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Thursday, March 3, 2011

Why do we sleep?

Have we thought, as laymen, why we essentially have to switch off ourselves every night (or day, for nocturnal) and succumb to nothingness? Why are we programmed to sleep? Do we need sleep to ‘recharge’ ourselves as many of the battery operated devices need? Aristotle thought that the digestion of food created vapors which naturally rose upward, causing the brain to become drowsy.

Despite the fact that most people spend more time sleeping than in any other single activity, scientists still lack much knowledge about why we need sleep or what triggers it. Serious scientific studies only began about 60 years ago, and several different theories have been developed, none of which have been proven. It is known, however, that the higher the organism on the evolutionary chain (humans being the highest) the more important sleep becomes.

It is not an accident that the approximate and traditional 8-10 hours "sleep" period coincides almost exactly with the daily and approximate 8-10 hour period of total darkness with which the living organisms had to cope. It is widely held that organisms cannot cope psychologically with long and enduring periods of total darkness without going bananas. Hence the evolutionary value for sleep fixes its importance. The heart and brain (as well as other organs) evolved as continuous operation mechanisms that, if adequately supplied with oxygen, require no "sleep" periods. Trees and other plant life do not "sleep" because darkness presents no psychological menace since plant life is not conscious and, other than a pause of photosynthesis, darkness presents no evolutionary catastrophe. Likewise, if ancients could not eliminate total darkness, the escape mechanism evolved to adapt to it. To cope with long periods of utter darkness, primitive animal life, over long periods of time, adapted to the environment by consciously entering into a sort of "stupor" or unconscious state and with the passing times, it became a die-hard habit, the genes got modified or something like that.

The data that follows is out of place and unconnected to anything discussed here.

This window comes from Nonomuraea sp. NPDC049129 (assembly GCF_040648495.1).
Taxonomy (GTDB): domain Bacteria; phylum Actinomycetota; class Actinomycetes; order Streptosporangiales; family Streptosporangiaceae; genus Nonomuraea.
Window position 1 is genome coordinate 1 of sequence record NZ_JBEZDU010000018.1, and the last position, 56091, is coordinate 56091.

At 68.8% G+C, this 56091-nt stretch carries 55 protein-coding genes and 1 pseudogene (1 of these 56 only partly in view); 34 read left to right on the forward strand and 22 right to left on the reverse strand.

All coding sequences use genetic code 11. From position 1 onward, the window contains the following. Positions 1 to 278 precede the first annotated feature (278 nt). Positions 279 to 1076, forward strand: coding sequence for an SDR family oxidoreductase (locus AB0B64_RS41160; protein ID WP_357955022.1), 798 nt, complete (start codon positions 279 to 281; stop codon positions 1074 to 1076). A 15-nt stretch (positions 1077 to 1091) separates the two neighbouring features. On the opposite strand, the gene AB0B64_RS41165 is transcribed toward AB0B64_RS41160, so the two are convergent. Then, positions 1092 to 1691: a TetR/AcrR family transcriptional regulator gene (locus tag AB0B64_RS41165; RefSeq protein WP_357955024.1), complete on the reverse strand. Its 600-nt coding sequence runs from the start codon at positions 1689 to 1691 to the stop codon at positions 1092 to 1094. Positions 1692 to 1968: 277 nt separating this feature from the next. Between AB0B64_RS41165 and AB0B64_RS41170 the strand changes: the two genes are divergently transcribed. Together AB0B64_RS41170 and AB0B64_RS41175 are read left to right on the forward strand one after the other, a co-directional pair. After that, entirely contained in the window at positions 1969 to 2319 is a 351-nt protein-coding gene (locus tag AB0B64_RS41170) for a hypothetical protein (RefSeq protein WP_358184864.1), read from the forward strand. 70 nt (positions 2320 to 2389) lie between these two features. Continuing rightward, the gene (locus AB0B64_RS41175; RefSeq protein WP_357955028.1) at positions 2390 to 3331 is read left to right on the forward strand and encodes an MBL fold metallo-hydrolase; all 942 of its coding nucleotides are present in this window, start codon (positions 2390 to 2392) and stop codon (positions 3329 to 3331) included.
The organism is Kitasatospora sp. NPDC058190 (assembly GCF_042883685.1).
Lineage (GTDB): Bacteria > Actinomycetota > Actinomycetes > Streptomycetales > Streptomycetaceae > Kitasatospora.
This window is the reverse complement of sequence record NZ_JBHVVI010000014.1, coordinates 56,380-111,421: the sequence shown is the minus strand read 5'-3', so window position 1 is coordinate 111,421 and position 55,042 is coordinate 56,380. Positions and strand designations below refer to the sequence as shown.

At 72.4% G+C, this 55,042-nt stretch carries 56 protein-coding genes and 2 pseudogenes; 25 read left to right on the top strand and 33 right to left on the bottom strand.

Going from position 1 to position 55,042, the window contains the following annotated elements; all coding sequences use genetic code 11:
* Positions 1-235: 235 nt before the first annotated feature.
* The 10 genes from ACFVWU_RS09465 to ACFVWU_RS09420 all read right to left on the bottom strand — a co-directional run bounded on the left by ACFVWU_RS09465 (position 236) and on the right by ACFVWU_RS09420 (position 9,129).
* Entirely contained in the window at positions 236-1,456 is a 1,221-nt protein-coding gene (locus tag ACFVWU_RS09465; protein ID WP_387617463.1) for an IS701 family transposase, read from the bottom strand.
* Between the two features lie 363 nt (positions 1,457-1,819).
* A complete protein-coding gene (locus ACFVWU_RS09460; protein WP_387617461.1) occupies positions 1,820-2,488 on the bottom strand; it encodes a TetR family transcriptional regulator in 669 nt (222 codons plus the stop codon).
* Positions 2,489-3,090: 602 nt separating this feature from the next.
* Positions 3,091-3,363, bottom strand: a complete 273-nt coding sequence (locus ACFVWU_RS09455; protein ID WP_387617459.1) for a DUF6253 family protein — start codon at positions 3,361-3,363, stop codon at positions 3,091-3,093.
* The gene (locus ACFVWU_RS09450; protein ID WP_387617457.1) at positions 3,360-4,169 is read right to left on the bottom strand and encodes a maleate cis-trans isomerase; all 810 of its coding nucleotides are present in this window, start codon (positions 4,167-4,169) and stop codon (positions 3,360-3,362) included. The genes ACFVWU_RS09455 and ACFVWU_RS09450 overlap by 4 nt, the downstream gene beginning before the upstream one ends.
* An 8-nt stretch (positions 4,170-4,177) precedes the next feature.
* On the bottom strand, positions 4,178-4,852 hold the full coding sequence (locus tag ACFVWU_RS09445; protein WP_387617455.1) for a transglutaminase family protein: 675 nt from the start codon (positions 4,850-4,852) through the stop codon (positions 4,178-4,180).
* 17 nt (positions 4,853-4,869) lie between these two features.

Recuperative theory of sleep was widely accepted but there can be failed explanation as to why bats sleep for 20 hours per day, but shrews hardly at all (Allison & Van Twyer, 1970). In addition, Meddis (1975) claims that shrew, swifts and Dall porpoises all survive without sleep.

Much work has been done regarding the basis of its genesis and importance, however, the issue is multifarious. No single foolproof theory has contented all the spectrums of need of sleep and its occurrence is mystifying. There are certain things which our labs are yet to explore, perhaps from the exaggerated lateral thinking. Why our minds are restricted from the light of essential knowledge? The perplexity is there for some reason, waiting to be chased and conquered.

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